Law shapes politics, economics, history and society in many ways and is a mediator of relations between people. Its precise definition remains controversial but can be described as a set of rules made and enforced by social or governmental institutions to regulate behavior. Legal systems vary widely, from those where a legislature codifies and consolidates its laws to those where judges, in deciding disputes, rely on a body of judge-made precedent. Religious laws also play a significant role, particularly Islamic Shari’a law.
Legal philosophy tries to determine whether law should or shouldn’t comprise precepts that are of particular import, and it also addresses the question of how the laws should be interpreted and enforced. The law can serve several purposes in a nation: it may keep the peace and maintain the status quo; protect minorities against majorities; promote social justice; or facilitate orderly social change. Some governments have done better at some of these goals than others; for example, an authoritarian government may keep the peace but also oppress minorities and political opponents.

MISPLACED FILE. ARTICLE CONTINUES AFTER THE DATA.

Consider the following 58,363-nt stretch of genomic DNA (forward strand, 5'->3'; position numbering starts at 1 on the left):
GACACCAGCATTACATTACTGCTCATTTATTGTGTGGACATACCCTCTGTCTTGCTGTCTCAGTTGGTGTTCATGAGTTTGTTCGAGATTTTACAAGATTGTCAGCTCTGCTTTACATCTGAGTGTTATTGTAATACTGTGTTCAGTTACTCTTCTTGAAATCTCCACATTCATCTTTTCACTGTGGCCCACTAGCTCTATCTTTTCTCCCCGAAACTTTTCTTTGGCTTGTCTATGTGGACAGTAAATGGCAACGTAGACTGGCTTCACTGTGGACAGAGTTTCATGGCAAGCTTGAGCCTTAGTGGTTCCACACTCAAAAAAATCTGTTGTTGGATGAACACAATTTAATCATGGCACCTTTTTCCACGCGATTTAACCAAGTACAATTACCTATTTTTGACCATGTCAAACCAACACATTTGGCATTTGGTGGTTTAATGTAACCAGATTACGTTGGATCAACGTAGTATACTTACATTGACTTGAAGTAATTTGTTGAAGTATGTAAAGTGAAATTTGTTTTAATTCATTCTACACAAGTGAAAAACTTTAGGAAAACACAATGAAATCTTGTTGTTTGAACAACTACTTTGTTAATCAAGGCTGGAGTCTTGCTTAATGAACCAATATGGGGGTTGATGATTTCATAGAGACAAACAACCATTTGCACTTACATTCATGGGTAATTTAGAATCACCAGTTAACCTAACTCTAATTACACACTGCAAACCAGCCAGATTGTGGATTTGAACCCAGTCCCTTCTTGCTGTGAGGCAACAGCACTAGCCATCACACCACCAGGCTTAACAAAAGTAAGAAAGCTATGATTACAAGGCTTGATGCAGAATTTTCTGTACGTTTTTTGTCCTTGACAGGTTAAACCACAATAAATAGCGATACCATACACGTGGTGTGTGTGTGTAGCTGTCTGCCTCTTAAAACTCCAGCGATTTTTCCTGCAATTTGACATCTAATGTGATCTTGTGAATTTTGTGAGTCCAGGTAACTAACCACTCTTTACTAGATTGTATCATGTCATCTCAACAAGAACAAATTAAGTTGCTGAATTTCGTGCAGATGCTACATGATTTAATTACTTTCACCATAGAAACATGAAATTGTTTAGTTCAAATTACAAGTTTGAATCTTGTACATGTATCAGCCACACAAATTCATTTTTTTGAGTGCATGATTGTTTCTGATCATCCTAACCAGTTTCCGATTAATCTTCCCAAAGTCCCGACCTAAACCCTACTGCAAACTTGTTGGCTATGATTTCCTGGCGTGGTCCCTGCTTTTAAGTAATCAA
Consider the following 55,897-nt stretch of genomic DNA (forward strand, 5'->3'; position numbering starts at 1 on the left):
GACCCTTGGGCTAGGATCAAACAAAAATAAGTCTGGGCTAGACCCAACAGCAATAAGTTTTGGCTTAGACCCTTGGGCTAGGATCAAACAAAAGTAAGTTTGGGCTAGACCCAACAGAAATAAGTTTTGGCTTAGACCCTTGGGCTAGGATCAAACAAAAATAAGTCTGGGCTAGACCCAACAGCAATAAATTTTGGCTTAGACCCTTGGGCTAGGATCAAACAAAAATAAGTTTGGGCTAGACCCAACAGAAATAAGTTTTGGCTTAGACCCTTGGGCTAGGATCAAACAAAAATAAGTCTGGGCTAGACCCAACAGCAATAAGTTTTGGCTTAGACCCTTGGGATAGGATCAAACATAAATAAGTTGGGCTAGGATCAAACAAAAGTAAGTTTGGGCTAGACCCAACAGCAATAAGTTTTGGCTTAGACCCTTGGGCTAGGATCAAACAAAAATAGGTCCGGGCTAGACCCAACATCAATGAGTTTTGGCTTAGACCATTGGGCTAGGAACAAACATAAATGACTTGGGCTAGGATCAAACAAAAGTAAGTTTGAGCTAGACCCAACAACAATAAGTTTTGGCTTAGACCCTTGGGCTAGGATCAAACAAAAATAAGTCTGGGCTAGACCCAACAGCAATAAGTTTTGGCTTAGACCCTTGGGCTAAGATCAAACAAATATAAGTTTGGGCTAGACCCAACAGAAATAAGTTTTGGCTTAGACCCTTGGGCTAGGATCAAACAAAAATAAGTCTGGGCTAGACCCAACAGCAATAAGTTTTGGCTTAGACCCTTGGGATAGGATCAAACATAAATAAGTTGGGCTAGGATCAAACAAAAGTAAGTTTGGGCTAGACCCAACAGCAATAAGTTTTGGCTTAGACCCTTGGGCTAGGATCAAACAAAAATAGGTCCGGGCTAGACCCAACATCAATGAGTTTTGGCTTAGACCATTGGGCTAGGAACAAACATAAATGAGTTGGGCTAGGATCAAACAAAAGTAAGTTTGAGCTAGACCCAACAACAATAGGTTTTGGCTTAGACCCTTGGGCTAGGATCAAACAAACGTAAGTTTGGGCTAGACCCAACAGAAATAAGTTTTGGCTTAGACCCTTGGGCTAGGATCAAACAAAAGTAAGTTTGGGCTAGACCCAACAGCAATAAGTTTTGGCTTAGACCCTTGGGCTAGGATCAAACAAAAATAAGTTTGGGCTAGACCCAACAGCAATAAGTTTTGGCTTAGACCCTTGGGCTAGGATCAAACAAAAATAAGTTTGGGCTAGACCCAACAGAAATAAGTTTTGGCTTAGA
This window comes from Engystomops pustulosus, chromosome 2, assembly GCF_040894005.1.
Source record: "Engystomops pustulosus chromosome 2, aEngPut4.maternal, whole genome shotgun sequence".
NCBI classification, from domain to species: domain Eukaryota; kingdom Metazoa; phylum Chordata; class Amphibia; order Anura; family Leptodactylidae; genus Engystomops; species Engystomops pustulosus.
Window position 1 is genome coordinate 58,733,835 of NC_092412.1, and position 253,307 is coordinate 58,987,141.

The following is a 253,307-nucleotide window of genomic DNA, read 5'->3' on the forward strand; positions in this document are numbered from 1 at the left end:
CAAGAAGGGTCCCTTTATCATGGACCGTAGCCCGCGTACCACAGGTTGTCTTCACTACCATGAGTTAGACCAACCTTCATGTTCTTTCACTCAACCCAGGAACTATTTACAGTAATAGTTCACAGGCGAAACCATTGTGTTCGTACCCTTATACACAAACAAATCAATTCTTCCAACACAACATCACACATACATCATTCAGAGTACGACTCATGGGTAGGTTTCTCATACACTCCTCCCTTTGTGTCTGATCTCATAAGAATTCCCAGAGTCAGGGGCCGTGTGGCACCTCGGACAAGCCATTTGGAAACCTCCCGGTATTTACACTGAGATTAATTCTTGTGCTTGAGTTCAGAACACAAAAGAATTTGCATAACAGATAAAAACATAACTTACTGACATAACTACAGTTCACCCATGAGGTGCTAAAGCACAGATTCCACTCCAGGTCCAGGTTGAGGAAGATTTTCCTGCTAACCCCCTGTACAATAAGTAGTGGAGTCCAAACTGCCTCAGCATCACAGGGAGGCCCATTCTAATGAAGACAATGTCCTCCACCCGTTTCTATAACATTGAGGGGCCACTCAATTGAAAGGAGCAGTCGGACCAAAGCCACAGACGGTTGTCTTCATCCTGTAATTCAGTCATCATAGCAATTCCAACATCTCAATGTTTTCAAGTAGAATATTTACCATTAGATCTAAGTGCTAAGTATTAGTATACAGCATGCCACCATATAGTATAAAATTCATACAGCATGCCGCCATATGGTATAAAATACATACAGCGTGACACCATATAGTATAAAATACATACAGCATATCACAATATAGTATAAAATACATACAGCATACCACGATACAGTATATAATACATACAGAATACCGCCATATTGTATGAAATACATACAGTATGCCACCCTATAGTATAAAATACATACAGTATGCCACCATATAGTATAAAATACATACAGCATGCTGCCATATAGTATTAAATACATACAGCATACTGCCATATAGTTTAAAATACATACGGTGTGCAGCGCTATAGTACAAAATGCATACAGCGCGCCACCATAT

Other important aspects of the law include espionage; censorship; crime and punishment; and war and the military. The law can also govern immigration; nationality; family; and transactional matters such as contracts and property. Laws may be enacted to protect intellectual property, and they can impose a variety of restrictions on trade. Other societal concerns that the law can address include environmental and human rights. In the context of criminal law, it is common for courts to order a defendant to pay fines and/or fees to compensate victims.